10 Biggest Workout Myths
Have you ever wondered how much of the information you’ve learned about workouts is true, leading you to a more fit and trim body, and how much is false, causing you to fall flat on your face and never lose a pound?
To help you with this dilemma, here are the 10 biggest myths about workouts:
The longer the workout, the better. High intensity interval training (HIIT) gives you a strength and endurance building workout in 20 minutes or less.
You have to exercise every day to be in shape. While you should have some type of physical activity most days, skipping a day or two a week can actually be beneficial because it gives your body time to recuperate.
Harder workouts are better. It’s great to challenge yourself, but light to moderate intensity workouts have advantages too.
You can spot reduce certain parts of your body. Yes, you can build specific muscles, but if your goal is to get that body part thinner, then you have to lose weight, which is something that is done all over—not just in one spot.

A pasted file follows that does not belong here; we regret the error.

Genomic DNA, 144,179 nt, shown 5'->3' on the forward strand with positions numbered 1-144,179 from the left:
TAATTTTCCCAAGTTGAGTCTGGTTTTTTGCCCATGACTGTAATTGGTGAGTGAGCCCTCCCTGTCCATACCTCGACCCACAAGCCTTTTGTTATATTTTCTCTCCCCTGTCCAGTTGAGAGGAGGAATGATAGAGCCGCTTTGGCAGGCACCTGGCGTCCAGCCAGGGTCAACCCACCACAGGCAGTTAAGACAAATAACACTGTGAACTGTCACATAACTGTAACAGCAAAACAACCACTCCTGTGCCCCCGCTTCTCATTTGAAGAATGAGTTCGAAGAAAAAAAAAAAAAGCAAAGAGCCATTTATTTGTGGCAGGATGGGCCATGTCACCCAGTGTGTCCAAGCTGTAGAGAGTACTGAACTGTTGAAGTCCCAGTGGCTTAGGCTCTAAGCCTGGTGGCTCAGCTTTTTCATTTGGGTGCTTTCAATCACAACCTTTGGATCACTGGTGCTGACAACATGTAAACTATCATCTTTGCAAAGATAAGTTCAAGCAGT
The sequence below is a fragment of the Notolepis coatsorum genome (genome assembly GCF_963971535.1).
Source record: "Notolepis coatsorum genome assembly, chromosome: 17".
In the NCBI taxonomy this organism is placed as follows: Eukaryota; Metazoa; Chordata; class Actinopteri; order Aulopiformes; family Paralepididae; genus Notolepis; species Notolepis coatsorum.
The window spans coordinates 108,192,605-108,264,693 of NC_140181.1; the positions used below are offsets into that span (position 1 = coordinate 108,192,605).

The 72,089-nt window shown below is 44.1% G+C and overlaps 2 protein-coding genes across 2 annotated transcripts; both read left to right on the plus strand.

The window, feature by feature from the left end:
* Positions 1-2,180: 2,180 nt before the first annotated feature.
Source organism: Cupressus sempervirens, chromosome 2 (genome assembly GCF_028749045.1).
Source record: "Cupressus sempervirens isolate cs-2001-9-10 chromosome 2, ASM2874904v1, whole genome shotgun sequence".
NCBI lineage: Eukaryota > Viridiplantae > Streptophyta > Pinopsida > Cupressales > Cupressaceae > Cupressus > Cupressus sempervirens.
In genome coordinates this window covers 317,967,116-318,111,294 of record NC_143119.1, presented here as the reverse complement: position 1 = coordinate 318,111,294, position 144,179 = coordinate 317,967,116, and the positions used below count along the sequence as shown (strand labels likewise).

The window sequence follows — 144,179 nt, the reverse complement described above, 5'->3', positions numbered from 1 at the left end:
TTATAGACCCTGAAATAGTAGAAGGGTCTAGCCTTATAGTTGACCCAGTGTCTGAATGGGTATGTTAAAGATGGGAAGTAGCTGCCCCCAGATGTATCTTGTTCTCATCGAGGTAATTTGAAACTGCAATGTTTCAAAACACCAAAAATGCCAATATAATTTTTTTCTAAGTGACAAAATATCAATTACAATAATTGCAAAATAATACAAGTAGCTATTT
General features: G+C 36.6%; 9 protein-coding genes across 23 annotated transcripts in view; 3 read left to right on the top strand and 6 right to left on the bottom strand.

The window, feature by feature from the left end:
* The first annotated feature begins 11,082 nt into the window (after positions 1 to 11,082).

You should do strength training before cardio. Cardio uses a lot of physical energy so if you’re going to do both in the same training session, do the strength training first.
Cardio is more important for weight loss than strength training. Muscle burns more calories than fat, making strength training just as important.
It’s better for your knees to run on the treadmill than on pavement. Running anywhere can be hard on your knees; riding a bike or swimming is better.
Stretching comes before the workout. Research is now finding that stretching provides more benefits when done after you’re done exercising.
Your workout is useless if you’re not sweating. Sweat is not an indicator of how hard you’re working out.
You need a sports drink every time you work out. Unless you’re working out excessively hard or overly long, then plain water is often good enough to rehydrate yourself.